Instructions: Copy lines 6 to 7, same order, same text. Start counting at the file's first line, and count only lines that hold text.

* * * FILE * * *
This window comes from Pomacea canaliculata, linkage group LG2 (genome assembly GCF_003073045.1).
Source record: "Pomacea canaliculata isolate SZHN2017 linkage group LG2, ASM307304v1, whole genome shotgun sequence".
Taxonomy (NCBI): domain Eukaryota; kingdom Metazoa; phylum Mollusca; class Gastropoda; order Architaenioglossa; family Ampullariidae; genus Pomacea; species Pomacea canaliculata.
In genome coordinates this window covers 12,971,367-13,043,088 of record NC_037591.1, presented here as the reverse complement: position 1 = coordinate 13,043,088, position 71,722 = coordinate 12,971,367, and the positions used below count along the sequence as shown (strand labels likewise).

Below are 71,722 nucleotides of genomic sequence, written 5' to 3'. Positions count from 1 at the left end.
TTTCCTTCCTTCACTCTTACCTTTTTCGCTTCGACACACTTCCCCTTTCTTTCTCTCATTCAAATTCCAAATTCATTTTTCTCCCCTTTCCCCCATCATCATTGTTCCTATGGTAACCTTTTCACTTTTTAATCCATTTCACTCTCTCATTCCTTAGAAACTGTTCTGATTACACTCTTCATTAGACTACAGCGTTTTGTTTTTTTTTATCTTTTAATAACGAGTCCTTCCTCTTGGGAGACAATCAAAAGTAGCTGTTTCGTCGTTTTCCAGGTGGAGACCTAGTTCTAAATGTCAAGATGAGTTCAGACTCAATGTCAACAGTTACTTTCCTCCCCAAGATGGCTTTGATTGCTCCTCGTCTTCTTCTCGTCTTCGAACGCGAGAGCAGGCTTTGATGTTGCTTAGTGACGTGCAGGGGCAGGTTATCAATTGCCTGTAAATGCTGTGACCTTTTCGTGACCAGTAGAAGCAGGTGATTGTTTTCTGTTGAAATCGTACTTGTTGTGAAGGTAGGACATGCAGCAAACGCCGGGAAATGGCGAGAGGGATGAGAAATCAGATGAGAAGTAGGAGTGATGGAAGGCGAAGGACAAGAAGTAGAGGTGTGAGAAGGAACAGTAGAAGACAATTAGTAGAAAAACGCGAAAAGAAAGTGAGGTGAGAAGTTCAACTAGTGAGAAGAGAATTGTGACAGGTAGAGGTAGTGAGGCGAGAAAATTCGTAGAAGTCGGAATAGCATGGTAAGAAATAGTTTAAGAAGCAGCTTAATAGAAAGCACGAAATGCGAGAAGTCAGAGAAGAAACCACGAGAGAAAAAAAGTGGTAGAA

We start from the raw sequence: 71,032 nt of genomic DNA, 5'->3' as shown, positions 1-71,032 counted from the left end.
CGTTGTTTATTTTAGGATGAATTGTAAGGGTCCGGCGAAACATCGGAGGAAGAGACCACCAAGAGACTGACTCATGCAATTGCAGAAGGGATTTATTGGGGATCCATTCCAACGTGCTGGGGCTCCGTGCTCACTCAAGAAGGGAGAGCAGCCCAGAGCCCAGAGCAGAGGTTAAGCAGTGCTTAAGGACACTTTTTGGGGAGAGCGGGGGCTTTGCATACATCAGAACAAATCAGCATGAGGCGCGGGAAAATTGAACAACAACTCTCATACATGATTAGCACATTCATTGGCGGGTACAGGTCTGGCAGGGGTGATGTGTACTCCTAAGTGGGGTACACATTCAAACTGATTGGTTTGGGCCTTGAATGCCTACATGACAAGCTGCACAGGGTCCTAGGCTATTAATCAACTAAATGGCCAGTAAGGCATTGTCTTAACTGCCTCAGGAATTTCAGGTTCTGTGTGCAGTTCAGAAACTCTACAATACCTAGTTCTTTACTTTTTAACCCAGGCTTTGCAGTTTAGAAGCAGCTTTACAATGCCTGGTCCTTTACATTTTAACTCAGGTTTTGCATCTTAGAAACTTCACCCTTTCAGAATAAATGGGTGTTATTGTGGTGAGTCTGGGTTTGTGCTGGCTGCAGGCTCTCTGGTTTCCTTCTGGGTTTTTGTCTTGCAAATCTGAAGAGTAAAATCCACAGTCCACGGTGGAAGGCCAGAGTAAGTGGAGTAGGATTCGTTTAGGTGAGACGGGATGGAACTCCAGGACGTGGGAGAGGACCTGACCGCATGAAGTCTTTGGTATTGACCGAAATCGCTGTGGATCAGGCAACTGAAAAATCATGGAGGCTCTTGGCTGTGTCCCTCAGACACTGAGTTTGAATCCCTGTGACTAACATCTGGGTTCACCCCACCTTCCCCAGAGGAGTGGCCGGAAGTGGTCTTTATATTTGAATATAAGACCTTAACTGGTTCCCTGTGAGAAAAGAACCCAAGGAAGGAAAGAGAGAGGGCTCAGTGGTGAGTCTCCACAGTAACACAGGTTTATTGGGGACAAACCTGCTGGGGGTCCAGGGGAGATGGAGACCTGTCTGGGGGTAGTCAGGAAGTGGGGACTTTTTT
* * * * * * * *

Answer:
TTTCCTTCCTTCACTCTTACCTTTTTCGCTTCGACACACTTCCCCTTTCTTTCTCTCATTCAAATTCCAAATTCATTTTTCTCCCCTTTCCCCCATCATCATTGTTCCTATGGTAACCTTTTCACTTTTTAATCCATTTCACTCTCTCATTCCTTAGAAACTGTTCTGATTACACTCTTCATTAGACTACAGCGTTTTGTTTTTTTTTATCTTTTAATAACGAGTCCTTCCTCTTGGGAGACAATCAAAAGTAGCTGTTTCGTCGTTTTCCAGGTGGAGACCTAGTTCTAAATGTCAAGATGAGTTCAGACTCAATGTCAACAGTTACTTTCCTCCCCAAGATGGCTTTGATTGCTCCTCGTCTTCTTCTCGTCTTCGAACGCGAGAGCAGGCTTTGATGTTGCTTAGTGACGTGCAGGGGCAGGTTATCAATTGCCTGTAAATGCTGTGACCTTTTCGTGACCAGTAGAAGCAGGTGATTGTTTTCTGTTGAAATCGTACTTGTTGTGAAGGTAGGACATGCAGCAAACGCCGGGAAATGGCGAGAGGGATGAGAAATCAGATGAGAAGTAGGAGTGATGGAAGGCGAAGGACAAGAAGTAGAGGTGTGAGAAGGAACAGTAGAAGACAATTAGTAGAAAAACGCGAAAAGAAAGTGAGGTGAGAAGTTCAACTAGTGAGAAGAGAATTGTGACAGGTAGAGGTAGTGAGGCGAGAAAATTCGTAGAAGTCGGAATAGCATGGTAAGAAATAGTTTAAGAAGCAGCTTAATAGAAAGCACGAAATGCGAGAAGTCAGAGAAGAAACCACGAGAGAAAAAAAGTGGTAGAA

We start from the raw sequence: 71,032 nt of genomic DNA, 5'->3' as shown, positions 1-71,032 counted from the left end.